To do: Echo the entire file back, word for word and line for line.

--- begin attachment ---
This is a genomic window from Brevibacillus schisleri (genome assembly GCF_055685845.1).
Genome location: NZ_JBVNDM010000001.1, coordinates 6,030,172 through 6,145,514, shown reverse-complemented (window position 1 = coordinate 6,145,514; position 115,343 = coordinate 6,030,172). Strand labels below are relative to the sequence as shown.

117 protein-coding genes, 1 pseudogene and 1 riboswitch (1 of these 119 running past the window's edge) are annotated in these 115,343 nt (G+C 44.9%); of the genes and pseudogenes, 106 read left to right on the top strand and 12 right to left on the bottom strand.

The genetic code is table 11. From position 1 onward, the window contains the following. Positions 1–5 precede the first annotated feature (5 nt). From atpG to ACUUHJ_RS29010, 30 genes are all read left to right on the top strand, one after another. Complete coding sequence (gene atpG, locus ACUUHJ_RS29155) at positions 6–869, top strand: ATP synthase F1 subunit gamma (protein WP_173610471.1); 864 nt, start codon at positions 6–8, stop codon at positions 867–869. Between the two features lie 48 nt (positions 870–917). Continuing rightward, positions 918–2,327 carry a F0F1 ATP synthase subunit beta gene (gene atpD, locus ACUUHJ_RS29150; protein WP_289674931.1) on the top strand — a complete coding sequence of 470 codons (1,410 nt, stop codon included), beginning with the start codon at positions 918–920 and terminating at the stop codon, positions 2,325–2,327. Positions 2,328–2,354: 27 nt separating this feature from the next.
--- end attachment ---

This is a genomic window from Brevibacillus schisleri (genome assembly GCF_055685845.1).
Genome location: NZ_JBVNDM010000001.1, coordinates 6,030,172 through 6,145,514, shown reverse-complemented (window position 1 = coordinate 6,145,514; position 115,343 = coordinate 6,030,172). Strand labels below are relative to the sequence as shown.

117 protein-coding genes, 1 pseudogene and 1 riboswitch (1 of these 119 running past the window's edge) are annotated in these 115,343 nt (G+C 44.9%); of the genes and pseudogenes, 106 read left to right on the top strand and 12 right to left on the bottom strand.

The genetic code is table 11. From position 1 onward, the window contains the following. Positions 1–5 precede the first annotated feature (5 nt). From atpG to ACUUHJ_RS29010, 30 genes are all read left to right on the top strand, one after another. Complete coding sequence (gene atpG, locus ACUUHJ_RS29155) at positions 6–869, top strand: ATP synthase F1 subunit gamma (protein WP_173610471.1); 864 nt, start codon at positions 6–8, stop codon at positions 867–869. Between the two features lie 48 nt (positions 870–917). Continuing rightward, positions 918–2,327 carry a F0F1 ATP synthase subunit beta gene (gene atpD, locus ACUUHJ_RS29150; protein WP_289674931.1) on the top strand — a complete coding sequence of 470 codons (1,410 nt, stop codon included), beginning with the start codon at positions 918–920 and terminating at the stop codon, positions 2,325–2,327. Positions 2,328–2,354: 27 nt separating this feature from the next.